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Australian philosopher, literary critic, and professional writer. Author of FREEDOM OF RELIGION AND THE SECULAR STATE and HUMANITY ENHANCED.

Friday, November 27, 2009

Greta Christina on converting the religious

Greta Christina has an excellent piece on AlterNet. She argues persuasively against the silly idea that there's something inherently intolerant about attempts by atheists to persuade the religious to become atheists. While this should go without saying, it's useful for her to put the detail of the argument. Basically, it goes like this: religion is one hypothesis - or, rather, a set of numerous hypotheses - about how the world works; and there is nothing wrong with testing such hypotheses, arguing about them, and attempting to reach agreement on their epistemic status.

I totally agree, and I add that there is no great benefit to diversity if it means a diversity of false beliefs. Diversity of art forms, cuisines, literary traditions and so on can be aesthetically pleasing, but it's rather different with beliefs. We should look kindly on diversity of beliefs insofar as it is evidence that no one belief is being imposed by political power, something we all have reason to fear. However, this kind of diversity is not something to be pursued for its own sake. We should prefer true beliefs to a diversity of (mostly false) beliefs.

Where I do have a quibble is that I think Greta goes close to something like a logical positivist position, with all its inherent paradoxes. Once you start saying that hypotheses are unacceptable unless they are empirically falsifiable, the obvious rejoinder is to ask whether what you just said is itself an empirically falsifiable hypothesis - if it's not, what is it? It doesn't, for example, look like an analytically true claim (something that must be correct as a matter of logic). You need an epistemological position that is at least rich enough to accommodate its own claims.

But I don't think she needs to go down a path that involves any paradoxes. All that needs to be said is the following.

The senses of human beings are limited, so there are many truths about the world that we can't observe directly. Indeed, our senses often mislead us. When it comes to events that happened a long time ago, or which are very distant from us, or which take place on a very small scale, it is extremely difficult for us to obtain knowledge. Direct observation won't do the job.

However, for the past 400 years science has become increasingly able to obtain robust knowledge about very ancient, very distant, and very small-scale events. In principle, its methods can be useful in assessing many kinds of hypotheses about events that are hidden from direct observation. The techniques it uses involve, among other things, the rigorous application of an everyday method of reasoning, namely hypothetico-deductive reasoning. By combining this with mathematical modelling, arguments from consilience, and instruments that extend the senses (telescopes, cloud chambers, geiger counters, etc.), science is able to develop powerful lines of convergent evidence to support hypotheses that would otherwise be no more than arbitrary speculations.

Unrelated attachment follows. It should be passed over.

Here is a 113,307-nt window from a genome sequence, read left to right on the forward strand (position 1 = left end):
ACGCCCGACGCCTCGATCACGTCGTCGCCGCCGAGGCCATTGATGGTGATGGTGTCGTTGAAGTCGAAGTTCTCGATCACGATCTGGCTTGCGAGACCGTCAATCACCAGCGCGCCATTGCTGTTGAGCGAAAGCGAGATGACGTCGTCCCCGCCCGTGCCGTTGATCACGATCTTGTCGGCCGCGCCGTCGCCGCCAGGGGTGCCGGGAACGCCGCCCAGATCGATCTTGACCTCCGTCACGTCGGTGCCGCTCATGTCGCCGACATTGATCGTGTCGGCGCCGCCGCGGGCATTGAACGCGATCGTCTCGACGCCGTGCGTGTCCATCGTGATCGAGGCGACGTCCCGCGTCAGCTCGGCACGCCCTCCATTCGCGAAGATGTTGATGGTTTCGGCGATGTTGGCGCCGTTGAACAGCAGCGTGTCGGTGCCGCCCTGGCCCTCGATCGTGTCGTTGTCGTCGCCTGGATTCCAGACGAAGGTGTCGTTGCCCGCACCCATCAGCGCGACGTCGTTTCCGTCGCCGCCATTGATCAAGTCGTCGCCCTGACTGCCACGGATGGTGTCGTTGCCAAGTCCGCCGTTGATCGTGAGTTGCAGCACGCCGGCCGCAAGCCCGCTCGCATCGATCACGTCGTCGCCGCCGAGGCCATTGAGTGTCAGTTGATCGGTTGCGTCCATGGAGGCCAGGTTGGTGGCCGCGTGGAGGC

Some religious claims - for example those about the Earth's past - can be tested and falsified by these distinctively scientific means. Others, however, are left in the category of arbitrary speculation, since we have no way to tell whether they are true or false. They are not like logical principles (such as modus ponens) or epistemological principles (such as "prima facie, believe what you see with your own eyes under good conditions") that are widely and inter-culturally accepted and can be discussed, clarified, and refined, as happens in philosophy. They are more like speculations that were made about very distant events at a time in history when human beings had no real evidence to ground such speculations and no real way to test them. Religious claims fitting in this category are, indeed, useless, because it is possible to imagine an infinite number of them without having any reason to believe that any particular one is true, or any way at all to choose among them. It would be freakishly unlikely for any particular one of these arbitary claims to be true.